|Born||23 February 1971|
|Died||26 September 2002 (aged 31)|
|Relatives||His great-great-great-uncle was C. P. Scott, editor and proprietor of The Manchester Guardian, while his grandfather Claude Scott wrote a farming column for The Daily Telegraph for 25 years.|
Roddy Scott (23 February 1971 – 26 September 2002) was a British freelance photojournalist who documented neglected conflicts in such places as Sierra Leone, Yemen, Iraq, Afghanistan and Ethiopia. He derived the bulk of his income from updating a guide to war and traveled widely in his freelance journalism career, usually without sponsors or payment. He died in Russia while working for Britain's Frontline Television News.
On 26 September 2002 Scott was killed in the Russian republic of Ingushetia. Russian soldiers found his body in Ingushetia's Galashki region, near the border with the war-torn republic of Chechnya, following a fierce battle between Russian forces and a group of Chechen rebel fighters in which at least 17 were killed and a Russian helicopter was shot down. Scott had accompanied the Chechens from Ruslan Gelayev's unit as they crossed from Georgia into Russia and was apparently killed by a bullet in the viewfinder of his camera while filming the firefight, United Press International reported. According to the Kavkaz Center, however, he was killed alone while trying to surrender. At first, the Kremlin officials said Scott might still be alive.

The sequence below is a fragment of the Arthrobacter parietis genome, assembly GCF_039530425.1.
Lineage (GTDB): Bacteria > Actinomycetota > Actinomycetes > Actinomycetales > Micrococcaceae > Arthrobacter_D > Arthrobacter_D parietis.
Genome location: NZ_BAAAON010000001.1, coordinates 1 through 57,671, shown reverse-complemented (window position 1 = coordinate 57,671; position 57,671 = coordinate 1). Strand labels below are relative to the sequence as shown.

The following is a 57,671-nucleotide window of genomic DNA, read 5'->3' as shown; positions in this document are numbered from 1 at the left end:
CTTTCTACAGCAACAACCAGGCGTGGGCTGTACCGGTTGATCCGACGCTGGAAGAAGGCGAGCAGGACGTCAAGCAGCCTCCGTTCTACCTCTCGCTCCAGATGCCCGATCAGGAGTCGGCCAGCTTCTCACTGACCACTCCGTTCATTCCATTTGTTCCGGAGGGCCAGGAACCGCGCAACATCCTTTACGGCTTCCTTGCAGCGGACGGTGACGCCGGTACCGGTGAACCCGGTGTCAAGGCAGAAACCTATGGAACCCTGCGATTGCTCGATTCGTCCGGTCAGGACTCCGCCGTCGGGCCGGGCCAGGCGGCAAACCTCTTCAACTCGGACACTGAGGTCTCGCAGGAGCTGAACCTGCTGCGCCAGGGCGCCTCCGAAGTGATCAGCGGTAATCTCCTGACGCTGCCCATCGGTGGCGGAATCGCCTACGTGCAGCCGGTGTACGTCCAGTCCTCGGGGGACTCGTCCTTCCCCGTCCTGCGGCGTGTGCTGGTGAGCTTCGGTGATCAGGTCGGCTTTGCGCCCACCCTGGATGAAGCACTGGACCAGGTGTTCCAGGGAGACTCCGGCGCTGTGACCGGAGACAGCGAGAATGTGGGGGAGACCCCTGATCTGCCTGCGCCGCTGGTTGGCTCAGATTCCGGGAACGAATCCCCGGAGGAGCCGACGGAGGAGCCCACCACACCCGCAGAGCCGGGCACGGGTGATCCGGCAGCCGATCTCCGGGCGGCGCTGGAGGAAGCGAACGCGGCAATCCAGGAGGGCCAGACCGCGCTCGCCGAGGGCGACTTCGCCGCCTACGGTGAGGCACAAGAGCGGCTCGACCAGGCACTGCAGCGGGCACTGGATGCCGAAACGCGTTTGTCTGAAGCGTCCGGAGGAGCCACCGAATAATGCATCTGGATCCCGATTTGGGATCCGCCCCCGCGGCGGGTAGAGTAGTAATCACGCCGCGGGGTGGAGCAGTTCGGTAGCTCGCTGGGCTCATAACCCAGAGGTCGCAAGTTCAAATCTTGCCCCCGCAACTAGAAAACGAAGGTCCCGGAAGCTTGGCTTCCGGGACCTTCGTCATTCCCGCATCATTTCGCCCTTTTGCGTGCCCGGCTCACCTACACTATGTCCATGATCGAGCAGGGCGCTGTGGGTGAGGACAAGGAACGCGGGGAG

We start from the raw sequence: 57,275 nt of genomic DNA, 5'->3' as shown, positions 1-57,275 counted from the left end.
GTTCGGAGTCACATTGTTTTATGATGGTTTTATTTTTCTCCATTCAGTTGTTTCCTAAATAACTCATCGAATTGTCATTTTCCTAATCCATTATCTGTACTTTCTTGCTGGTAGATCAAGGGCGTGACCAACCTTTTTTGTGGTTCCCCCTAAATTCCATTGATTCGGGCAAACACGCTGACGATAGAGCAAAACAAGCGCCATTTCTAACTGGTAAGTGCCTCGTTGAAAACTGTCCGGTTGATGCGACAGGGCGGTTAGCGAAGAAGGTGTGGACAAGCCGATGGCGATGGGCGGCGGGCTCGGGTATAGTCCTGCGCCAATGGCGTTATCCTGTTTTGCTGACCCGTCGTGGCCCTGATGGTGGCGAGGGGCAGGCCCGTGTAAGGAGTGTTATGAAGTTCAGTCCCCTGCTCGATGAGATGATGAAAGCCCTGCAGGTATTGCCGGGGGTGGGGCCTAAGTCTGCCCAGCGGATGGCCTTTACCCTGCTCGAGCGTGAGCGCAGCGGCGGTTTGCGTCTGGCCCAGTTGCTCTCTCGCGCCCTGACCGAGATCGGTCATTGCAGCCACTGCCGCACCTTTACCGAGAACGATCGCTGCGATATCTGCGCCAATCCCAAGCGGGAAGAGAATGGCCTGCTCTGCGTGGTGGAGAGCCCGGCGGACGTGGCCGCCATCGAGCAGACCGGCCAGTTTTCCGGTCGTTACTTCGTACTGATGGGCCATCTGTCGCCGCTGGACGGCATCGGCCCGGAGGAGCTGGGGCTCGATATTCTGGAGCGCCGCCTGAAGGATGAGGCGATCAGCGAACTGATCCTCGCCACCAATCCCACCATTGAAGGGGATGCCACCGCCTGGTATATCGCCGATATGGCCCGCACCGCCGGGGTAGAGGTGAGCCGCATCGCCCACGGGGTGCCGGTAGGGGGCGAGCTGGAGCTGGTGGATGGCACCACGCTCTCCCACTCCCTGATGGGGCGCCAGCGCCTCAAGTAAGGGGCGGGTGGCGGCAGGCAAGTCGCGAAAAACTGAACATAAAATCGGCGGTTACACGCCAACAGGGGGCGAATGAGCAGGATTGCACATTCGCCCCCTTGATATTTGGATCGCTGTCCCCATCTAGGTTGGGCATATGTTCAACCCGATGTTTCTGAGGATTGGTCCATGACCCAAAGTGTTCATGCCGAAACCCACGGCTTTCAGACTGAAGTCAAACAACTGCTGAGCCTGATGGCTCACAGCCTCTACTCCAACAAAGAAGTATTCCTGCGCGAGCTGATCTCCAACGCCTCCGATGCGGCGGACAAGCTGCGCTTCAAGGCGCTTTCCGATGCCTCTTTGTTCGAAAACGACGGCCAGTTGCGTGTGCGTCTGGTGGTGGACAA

Scott was instrumental in updating Robert Young Pelton's The World's Most Dangerous Places' fourth edition and his primary source of income came from assisting Pelton in covering areas such as Kurdistan and Albania. Pelton investigated the circumstances of his friend's death and determined that Scott indeed tried to surrender but was shot in the face by a Russian sniper while waving an improvised white flag borrowed from a local. According to Pelton, the Russian government later tried to extort Scott's family, branding him as a "terrorist" and refusing to return the body or issue a death certificate unless money was paid. Pelton arranged with CNN's Moscow bureau Jill Dougherty to run a lengthy profile on Scott's career as a journalist to counter the Russian propaganda. Meanwhile, Scott's family solved the body extortion by simply demanding that in the British tradition, he should be buried where he fell.
Scott's father, Robin, writing to The Times, said his son had chosen to travel with the Chechens in order to remedy the sparse media reporting of a conflict: "Whether it was Kurds, Chechens, Afghans or Palestinians, he was committed to ensuring that issues were not sidelined and received the international attention that they deserved."
- Pelin Turgut (4 October 2002). "Single-minded television journalist killed on a story". The Independent. Retrieved 2009-04-11.
- ILYA GARGER (Oct 7, 2002). "Milestones". Time Inc. Retrieved 2009-04-11.
- "Briton killed in Chechen rebel skirmish". BBC News. 26 September 2002. Retrieved 2009-04-11.
- "UK Journo in Chechenya 'shot while trying to surrender'". Indymedia UK. 1 October 2002. Retrieved 2009-04-11.
- "Confusion over cameraman's 'death'". BBC News. 27 September 2002. Retrieved 2009-04-11.
- "Family fear cameraman is dead". BBC News. 28 September 2002. Retrieved 2009-04-11.